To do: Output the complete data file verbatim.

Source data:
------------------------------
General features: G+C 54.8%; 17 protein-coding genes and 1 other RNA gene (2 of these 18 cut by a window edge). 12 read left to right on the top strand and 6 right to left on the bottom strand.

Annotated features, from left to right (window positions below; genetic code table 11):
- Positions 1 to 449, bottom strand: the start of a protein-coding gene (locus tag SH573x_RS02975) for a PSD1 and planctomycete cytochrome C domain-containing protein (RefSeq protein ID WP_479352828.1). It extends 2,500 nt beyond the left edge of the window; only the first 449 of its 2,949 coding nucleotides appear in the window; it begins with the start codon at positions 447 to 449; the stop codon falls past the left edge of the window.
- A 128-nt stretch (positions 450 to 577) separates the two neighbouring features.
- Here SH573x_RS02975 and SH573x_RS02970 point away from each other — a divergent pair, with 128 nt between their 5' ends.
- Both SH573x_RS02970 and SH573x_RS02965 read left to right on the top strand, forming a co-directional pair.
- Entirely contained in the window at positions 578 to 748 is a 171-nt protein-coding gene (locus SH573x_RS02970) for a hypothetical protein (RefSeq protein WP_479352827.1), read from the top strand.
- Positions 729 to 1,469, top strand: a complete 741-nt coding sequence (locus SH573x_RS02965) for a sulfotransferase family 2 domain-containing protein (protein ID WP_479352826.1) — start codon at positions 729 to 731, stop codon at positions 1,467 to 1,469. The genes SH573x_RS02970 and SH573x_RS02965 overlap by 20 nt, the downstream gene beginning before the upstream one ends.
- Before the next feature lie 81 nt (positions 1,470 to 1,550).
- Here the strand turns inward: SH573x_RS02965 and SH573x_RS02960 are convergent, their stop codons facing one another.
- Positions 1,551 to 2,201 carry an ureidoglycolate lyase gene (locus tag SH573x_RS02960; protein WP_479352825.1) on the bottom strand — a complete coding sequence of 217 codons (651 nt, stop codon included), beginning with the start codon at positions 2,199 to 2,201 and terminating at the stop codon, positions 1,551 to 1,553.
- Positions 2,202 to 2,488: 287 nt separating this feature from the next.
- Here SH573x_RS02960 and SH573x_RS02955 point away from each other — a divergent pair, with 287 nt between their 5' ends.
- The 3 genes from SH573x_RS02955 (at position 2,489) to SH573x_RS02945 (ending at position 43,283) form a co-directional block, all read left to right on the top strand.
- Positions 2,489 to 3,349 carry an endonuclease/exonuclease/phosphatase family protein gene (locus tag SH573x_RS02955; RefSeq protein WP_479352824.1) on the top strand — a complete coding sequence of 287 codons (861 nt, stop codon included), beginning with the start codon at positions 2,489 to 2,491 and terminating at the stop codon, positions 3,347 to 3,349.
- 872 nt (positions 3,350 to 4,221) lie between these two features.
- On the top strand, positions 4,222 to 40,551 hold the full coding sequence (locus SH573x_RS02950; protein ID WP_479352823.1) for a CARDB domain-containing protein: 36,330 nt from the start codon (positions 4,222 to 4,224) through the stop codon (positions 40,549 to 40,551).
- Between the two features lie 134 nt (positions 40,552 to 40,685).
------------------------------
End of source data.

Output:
General features: G+C 54.8%; 17 protein-coding genes and 1 other RNA gene (2 of these 18 cut by a window edge). 12 read left to right on the top strand and 6 right to left on the bottom strand.

Annotated features, from left to right (window positions below; genetic code table 11):
- Positions 1 to 449, bottom strand: the start of a protein-coding gene (locus tag SH573x_RS02975) for a PSD1 and planctomycete cytochrome C domain-containing protein (RefSeq protein ID WP_479352828.1). It extends 2,500 nt beyond the left edge of the window; only the first 449 of its 2,949 coding nucleotides appear in the window; it begins with the start codon at positions 447 to 449; the stop codon falls past the left edge of the window.
- A 128-nt stretch (positions 450 to 577) separates the two neighbouring features.
- Here SH573x_RS02975 and SH573x_RS02970 point away from each other — a divergent pair, with 128 nt between their 5' ends.
- Both SH573x_RS02970 and SH573x_RS02965 read left to right on the top strand, forming a co-directional pair.
- Entirely contained in the window at positions 578 to 748 is a 171-nt protein-coding gene (locus SH573x_RS02970) for a hypothetical protein (RefSeq protein WP_479352827.1), read from the top strand.
- Positions 729 to 1,469, top strand: a complete 741-nt coding sequence (locus SH573x_RS02965) for a sulfotransferase family 2 domain-containing protein (protein ID WP_479352826.1) — start codon at positions 729 to 731, stop codon at positions 1,467 to 1,469. The genes SH573x_RS02970 and SH573x_RS02965 overlap by 20 nt, the downstream gene beginning before the upstream one ends.
- Before the next feature lie 81 nt (positions 1,470 to 1,550).
- Here the strand turns inward: SH573x_RS02965 and SH573x_RS02960 are convergent, their stop codons facing one another.
- Positions 1,551 to 2,201 carry an ureidoglycolate lyase gene (locus tag SH573x_RS02960; protein WP_479352825.1) on the bottom strand — a complete coding sequence of 217 codons (651 nt, stop codon included), beginning with the start codon at positions 2,199 to 2,201 and terminating at the stop codon, positions 1,551 to 1,553.
- Positions 2,202 to 2,488: 287 nt separating this feature from the next.
- Here SH573x_RS02960 and SH573x_RS02955 point away from each other — a divergent pair, with 287 nt between their 5' ends.
- The 3 genes from SH573x_RS02955 (at position 2,489) to SH573x_RS02945 (ending at position 43,283) form a co-directional block, all read left to right on the top strand.
- Positions 2,489 to 3,349 carry an endonuclease/exonuclease/phosphatase family protein gene (locus tag SH573x_RS02955; RefSeq protein WP_479352824.1) on the top strand — a complete coding sequence of 287 codons (861 nt, stop codon included), beginning with the start codon at positions 2,489 to 2,491 and terminating at the stop codon, positions 3,347 to 3,349.
- 872 nt (positions 3,350 to 4,221) lie between these two features.
- On the top strand, positions 4,222 to 40,551 hold the full coding sequence (locus SH573x_RS02950; protein ID WP_479352823.1) for a CARDB domain-containing protein: 36,330 nt from the start codon (positions 4,222 to 4,224) through the stop codon (positions 40,549 to 40,551).
- Between the two features lie 134 nt (positions 40,552 to 40,685).